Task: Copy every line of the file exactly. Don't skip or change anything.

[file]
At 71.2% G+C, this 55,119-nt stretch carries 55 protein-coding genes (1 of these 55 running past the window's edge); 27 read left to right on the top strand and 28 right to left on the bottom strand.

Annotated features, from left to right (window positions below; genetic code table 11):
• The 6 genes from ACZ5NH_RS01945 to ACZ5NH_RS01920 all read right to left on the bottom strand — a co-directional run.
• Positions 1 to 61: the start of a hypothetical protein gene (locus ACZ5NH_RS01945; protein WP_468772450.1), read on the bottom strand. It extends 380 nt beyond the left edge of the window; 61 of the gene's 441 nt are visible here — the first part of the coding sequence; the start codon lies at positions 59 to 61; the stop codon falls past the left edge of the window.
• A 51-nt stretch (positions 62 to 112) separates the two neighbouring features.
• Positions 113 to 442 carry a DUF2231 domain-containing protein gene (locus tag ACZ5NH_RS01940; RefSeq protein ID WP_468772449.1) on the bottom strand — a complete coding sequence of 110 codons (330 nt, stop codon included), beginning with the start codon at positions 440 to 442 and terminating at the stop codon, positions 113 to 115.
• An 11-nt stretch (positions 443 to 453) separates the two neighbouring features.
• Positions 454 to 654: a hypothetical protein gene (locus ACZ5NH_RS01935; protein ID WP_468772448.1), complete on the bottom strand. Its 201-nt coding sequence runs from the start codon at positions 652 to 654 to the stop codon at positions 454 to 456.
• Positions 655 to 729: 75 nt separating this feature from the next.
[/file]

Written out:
At 71.2% G+C, this 55,119-nt stretch carries 55 protein-coding genes (1 of these 55 running past the window's edge); 27 read left to right on the top strand and 28 right to left on the bottom strand.

Annotated features, from left to right (window positions below; genetic code table 11):
• The 6 genes from ACZ5NH_RS01945 to ACZ5NH_RS01920 all read right to left on the bottom strand — a co-directional run.
• Positions 1 to 61: the start of a hypothetical protein gene (locus ACZ5NH_RS01945; protein WP_468772450.1), read on the bottom strand. It extends 380 nt beyond the left edge of the window; 61 of the gene's 441 nt are visible here — the first part of the coding sequence; the start codon lies at positions 59 to 61; the stop codon falls past the left edge of the window.
• A 51-nt stretch (positions 62 to 112) separates the two neighbouring features.
• Positions 113 to 442 carry a DUF2231 domain-containing protein gene (locus tag ACZ5NH_RS01940; RefSeq protein ID WP_468772449.1) on the bottom strand — a complete coding sequence of 110 codons (330 nt, stop codon included), beginning with the start codon at positions 440 to 442 and terminating at the stop codon, positions 113 to 115.
• An 11-nt stretch (positions 443 to 453) separates the two neighbouring features.
• Positions 454 to 654: a hypothetical protein gene (locus ACZ5NH_RS01935; protein ID WP_468772448.1), complete on the bottom strand. Its 201-nt coding sequence runs from the start codon at positions 652 to 654 to the stop codon at positions 454 to 456.
• Positions 655 to 729: 75 nt separating this feature from the next.